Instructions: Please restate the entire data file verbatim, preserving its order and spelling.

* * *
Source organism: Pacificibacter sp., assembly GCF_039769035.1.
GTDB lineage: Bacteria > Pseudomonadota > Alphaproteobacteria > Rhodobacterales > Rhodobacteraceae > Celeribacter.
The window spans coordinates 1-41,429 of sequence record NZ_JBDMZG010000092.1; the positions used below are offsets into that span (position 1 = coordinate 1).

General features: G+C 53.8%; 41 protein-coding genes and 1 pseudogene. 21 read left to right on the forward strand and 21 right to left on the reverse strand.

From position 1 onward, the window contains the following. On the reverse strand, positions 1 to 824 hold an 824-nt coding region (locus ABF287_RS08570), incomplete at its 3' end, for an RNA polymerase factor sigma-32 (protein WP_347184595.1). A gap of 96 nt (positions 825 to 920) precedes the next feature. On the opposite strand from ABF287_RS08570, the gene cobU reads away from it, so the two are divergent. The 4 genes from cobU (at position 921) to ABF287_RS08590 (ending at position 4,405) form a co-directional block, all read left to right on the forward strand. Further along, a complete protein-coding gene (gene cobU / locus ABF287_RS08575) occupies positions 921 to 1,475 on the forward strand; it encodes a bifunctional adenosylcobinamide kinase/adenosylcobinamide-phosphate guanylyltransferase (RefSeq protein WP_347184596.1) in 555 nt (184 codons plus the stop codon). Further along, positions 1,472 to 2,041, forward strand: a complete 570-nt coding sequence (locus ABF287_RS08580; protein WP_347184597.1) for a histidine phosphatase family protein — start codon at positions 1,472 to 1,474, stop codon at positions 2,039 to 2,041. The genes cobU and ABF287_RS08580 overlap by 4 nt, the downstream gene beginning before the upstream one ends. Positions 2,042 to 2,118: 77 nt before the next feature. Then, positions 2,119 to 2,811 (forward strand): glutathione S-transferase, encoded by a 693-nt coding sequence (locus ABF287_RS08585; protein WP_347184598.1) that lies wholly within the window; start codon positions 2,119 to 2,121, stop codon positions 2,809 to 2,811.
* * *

Source organism: Pacificibacter sp., assembly GCF_039769035.1.
GTDB lineage: Bacteria > Pseudomonadota > Alphaproteobacteria > Rhodobacterales > Rhodobacteraceae > Celeribacter.
The window spans coordinates 1-41,429 of sequence record NZ_JBDMZG010000092.1; the positions used below are offsets into that span (position 1 = coordinate 1).

General features: G+C 53.8%; 41 protein-coding genes and 1 pseudogene. 21 read left to right on the forward strand and 21 right to left on the reverse strand.

From position 1 onward, the window contains the following. On the reverse strand, positions 1 to 824 hold an 824-nt coding region (locus ABF287_RS08570), incomplete at its 3' end, for an RNA polymerase factor sigma-32 (protein WP_347184595.1). A gap of 96 nt (positions 825 to 920) precedes the next feature. On the opposite strand from ABF287_RS08570, the gene cobU reads away from it, so the two are divergent. The 4 genes from cobU (at position 921) to ABF287_RS08590 (ending at position 4,405) form a co-directional block, all read left to right on the forward strand. Further along, a complete protein-coding gene (gene cobU / locus ABF287_RS08575) occupies positions 921 to 1,475 on the forward strand; it encodes a bifunctional adenosylcobinamide kinase/adenosylcobinamide-phosphate guanylyltransferase (RefSeq protein WP_347184596.1) in 555 nt (184 codons plus the stop codon). Further along, positions 1,472 to 2,041, forward strand: a complete 570-nt coding sequence (locus ABF287_RS08580; protein WP_347184597.1) for a histidine phosphatase family protein — start codon at positions 1,472 to 1,474, stop codon at positions 2,039 to 2,041. The genes cobU and ABF287_RS08580 overlap by 4 nt, the downstream gene beginning before the upstream one ends. Positions 2,042 to 2,118: 77 nt before the next feature. Then, positions 2,119 to 2,811 (forward strand): glutathione S-transferase, encoded by a 693-nt coding sequence (locus ABF287_RS08585; protein WP_347184598.1) that lies wholly within the window; start codon positions 2,119 to 2,121, stop codon positions 2,809 to 2,811.